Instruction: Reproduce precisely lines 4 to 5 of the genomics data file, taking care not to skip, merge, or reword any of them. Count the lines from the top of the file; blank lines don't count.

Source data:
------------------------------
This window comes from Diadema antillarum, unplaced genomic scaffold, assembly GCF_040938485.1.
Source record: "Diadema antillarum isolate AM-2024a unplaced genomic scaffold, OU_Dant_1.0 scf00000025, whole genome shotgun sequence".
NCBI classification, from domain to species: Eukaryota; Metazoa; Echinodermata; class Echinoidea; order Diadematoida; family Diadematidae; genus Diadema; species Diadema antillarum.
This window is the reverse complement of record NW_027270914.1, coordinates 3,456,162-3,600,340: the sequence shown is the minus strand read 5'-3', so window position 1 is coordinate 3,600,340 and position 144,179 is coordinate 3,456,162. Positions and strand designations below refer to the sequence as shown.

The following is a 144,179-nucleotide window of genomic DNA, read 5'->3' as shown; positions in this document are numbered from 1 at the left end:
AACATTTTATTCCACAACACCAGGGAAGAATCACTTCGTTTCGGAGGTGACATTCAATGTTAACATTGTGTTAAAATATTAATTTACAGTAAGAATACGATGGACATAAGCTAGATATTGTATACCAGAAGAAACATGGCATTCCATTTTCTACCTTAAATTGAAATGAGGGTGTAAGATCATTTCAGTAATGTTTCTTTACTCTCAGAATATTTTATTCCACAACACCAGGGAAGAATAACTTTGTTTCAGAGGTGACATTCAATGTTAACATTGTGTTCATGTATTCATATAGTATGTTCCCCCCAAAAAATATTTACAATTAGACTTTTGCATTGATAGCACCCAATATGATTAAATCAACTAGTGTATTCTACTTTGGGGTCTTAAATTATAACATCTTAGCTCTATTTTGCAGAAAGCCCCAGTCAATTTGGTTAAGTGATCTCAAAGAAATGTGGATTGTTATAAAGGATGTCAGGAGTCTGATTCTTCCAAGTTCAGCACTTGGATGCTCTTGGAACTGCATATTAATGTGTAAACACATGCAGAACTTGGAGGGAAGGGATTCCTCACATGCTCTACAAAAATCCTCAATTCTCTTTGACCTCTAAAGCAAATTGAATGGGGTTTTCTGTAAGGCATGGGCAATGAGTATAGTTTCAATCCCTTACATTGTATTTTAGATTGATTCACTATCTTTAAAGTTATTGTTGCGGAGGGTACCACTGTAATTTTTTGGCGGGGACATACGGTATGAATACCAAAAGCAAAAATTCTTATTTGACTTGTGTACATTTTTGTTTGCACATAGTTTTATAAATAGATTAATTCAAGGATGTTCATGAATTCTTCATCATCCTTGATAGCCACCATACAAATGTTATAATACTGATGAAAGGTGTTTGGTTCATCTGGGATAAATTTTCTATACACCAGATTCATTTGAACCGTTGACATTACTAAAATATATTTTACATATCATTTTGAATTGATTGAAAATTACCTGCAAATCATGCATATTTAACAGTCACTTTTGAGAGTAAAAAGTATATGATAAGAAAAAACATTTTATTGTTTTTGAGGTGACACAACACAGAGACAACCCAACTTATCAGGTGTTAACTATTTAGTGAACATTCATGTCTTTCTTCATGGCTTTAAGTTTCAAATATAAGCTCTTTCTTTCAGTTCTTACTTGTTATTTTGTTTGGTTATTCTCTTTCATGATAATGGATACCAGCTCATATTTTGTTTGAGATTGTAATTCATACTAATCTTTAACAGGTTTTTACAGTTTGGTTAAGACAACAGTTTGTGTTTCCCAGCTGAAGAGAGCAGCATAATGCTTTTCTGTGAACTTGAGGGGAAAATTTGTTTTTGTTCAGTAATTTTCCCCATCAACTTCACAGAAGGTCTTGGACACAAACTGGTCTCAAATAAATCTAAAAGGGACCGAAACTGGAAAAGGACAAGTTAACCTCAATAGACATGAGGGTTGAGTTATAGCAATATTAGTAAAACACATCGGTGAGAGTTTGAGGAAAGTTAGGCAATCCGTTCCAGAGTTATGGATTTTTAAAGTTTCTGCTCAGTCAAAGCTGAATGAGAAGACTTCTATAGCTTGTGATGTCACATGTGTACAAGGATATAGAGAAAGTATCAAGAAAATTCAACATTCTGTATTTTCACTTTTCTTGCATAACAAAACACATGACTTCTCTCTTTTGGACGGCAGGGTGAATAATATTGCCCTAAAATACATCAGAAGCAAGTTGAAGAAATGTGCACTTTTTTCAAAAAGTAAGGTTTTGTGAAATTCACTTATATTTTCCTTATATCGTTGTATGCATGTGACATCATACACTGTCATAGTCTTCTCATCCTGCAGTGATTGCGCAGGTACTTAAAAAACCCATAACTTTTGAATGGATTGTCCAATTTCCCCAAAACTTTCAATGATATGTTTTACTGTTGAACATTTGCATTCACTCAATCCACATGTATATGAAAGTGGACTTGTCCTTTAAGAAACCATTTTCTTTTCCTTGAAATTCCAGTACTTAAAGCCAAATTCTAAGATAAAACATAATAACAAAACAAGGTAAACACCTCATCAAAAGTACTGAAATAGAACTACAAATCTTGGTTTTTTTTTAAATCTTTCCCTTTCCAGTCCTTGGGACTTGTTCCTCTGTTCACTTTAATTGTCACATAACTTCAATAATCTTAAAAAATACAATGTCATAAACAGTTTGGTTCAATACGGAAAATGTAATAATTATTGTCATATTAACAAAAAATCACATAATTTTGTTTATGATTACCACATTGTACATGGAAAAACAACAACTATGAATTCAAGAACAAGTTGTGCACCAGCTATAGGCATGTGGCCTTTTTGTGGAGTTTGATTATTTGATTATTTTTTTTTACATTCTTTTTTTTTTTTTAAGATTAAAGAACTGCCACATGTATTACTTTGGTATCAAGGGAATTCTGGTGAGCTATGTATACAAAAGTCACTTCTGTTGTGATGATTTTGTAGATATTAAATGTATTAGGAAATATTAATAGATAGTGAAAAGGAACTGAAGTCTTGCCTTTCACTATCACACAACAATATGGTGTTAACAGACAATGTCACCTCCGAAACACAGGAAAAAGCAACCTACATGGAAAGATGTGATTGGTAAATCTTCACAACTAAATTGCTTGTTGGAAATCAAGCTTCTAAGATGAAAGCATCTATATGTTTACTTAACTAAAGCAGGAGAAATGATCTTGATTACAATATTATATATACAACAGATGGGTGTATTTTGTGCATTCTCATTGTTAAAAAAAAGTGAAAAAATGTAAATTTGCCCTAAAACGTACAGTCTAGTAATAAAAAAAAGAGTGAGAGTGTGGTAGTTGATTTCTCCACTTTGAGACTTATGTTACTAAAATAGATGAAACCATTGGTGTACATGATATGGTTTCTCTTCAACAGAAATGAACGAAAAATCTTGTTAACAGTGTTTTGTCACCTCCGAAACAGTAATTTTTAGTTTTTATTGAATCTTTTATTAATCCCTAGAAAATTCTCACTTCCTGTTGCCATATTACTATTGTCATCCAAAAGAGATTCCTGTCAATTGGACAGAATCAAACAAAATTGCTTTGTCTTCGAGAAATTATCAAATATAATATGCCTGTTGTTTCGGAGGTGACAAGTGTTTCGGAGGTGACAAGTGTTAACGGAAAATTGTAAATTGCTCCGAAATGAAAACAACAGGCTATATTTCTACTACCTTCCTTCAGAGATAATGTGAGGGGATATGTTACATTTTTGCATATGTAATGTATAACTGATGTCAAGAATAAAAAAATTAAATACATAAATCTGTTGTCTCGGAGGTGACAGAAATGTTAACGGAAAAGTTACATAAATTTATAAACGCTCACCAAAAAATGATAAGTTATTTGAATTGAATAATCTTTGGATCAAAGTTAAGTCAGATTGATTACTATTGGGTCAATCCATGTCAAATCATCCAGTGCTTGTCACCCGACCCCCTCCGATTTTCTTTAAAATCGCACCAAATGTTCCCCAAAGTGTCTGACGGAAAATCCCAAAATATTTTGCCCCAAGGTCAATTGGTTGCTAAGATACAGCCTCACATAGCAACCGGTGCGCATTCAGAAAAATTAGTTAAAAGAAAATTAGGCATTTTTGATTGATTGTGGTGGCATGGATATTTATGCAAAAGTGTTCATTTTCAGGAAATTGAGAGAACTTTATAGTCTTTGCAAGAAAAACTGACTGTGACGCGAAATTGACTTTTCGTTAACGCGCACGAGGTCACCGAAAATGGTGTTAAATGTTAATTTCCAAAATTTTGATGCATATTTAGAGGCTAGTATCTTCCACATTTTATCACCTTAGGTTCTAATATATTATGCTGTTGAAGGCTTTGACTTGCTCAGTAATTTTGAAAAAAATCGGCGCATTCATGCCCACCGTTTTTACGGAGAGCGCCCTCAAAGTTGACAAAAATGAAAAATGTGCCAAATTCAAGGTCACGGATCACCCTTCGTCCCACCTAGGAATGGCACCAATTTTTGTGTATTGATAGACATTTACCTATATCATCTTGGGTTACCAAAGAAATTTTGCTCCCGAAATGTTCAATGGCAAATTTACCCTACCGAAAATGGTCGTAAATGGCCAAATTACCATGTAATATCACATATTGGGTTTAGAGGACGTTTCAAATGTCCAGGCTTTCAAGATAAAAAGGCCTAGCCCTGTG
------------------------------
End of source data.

This window is the reverse complement of record NW_027270914.1, coordinates 3,456,162-3,600,340: the sequence shown is the minus strand read 5'-3', so window position 1 is coordinate 3,600,340 and position 144,179 is coordinate 3,456,162. Positions and strand designations below refer to the sequence as shown.

The following is a 144,179-nucleotide window of genomic DNA, read 5'->3' as shown; positions in this document are numbered from 1 at the left end: